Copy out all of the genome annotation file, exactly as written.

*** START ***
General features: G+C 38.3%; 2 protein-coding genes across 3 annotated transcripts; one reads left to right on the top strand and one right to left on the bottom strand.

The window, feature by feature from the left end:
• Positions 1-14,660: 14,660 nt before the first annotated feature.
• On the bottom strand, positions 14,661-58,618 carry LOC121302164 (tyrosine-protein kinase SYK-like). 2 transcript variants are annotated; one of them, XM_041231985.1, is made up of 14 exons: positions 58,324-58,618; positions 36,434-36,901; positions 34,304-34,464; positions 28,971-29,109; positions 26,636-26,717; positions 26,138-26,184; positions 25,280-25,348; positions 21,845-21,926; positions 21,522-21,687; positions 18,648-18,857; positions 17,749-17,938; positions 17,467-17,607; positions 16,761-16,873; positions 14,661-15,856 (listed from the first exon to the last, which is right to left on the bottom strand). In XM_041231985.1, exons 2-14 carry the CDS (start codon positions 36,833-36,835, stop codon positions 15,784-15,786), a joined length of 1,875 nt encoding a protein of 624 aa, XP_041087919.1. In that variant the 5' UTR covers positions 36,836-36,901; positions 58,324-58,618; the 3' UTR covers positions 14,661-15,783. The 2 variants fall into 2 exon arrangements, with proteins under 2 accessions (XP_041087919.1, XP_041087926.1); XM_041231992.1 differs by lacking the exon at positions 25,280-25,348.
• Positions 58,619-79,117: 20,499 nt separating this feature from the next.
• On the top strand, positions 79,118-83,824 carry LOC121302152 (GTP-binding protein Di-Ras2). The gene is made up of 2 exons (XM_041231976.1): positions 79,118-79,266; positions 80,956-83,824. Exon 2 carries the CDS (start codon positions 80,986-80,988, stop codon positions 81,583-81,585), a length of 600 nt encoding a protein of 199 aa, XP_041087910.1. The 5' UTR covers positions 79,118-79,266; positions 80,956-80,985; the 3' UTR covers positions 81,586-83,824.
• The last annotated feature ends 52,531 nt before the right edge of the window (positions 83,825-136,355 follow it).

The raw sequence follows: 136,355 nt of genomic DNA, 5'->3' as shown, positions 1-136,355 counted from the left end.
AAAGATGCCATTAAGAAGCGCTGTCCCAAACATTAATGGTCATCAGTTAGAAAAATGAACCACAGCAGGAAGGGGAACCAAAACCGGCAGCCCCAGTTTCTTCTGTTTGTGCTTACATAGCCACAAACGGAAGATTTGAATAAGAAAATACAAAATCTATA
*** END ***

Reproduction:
General features: G+C 38.3%; 2 protein-coding genes across 3 annotated transcripts; one reads left to right on the top strand and one right to left on the bottom strand.

The window, feature by feature from the left end:
• Positions 1-14,660: 14,660 nt before the first annotated feature.
• On the bottom strand, positions 14,661-58,618 carry LOC121302164 (tyrosine-protein kinase SYK-like). 2 transcript variants are annotated; one of them, XM_041231985.1, is made up of 14 exons: positions 58,324-58,618; positions 36,434-36,901; positions 34,304-34,464; positions 28,971-29,109; positions 26,636-26,717; positions 26,138-26,184; positions 25,280-25,348; positions 21,845-21,926; positions 21,522-21,687; positions 18,648-18,857; positions 17,749-17,938; positions 17,467-17,607; positions 16,761-16,873; positions 14,661-15,856 (listed from the first exon to the last, which is right to left on the bottom strand). In XM_041231985.1, exons 2-14 carry the CDS (start codon positions 36,833-36,835, stop codon positions 15,784-15,786), a joined length of 1,875 nt encoding a protein of 624 aa, XP_041087919.1. In that variant the 5' UTR covers positions 36,836-36,901; positions 58,324-58,618; the 3' UTR covers positions 14,661-15,783. The 2 variants fall into 2 exon arrangements, with proteins under 2 accessions (XP_041087919.1, XP_041087926.1); XM_041231992.1 differs by lacking the exon at positions 25,280-25,348.
• Positions 58,619-79,117: 20,499 nt separating this feature from the next.
• On the top strand, positions 79,118-83,824 carry LOC121302152 (GTP-binding protein Di-Ras2). The gene is made up of 2 exons (XM_041231976.1): positions 79,118-79,266; positions 80,956-83,824. Exon 2 carries the CDS (start codon positions 80,986-80,988, stop codon positions 81,583-81,585), a length of 600 nt encoding a protein of 199 aa, XP_041087910.1. The 5' UTR covers positions 79,118-79,266; positions 80,956-80,985; the 3' UTR covers positions 81,586-83,824.
• The last annotated feature ends 52,531 nt before the right edge of the window (positions 83,825-136,355 follow it).

The raw sequence follows: 136,355 nt of genomic DNA, 5'->3' as shown, positions 1-136,355 counted from the left end.
AAAGATGCCATTAAGAAGCGCTGTCCCAAACATTAATGGTCATCAGTTAGAAAAATGAACCACAGCAGGAAGGGGAACCAAAACCGGCAGCCCCAGTTTCTTCTGTTTGTGCTTACATAGCCACAAACGGAAGATTTGAATAAGAAAATACAAAATCTATA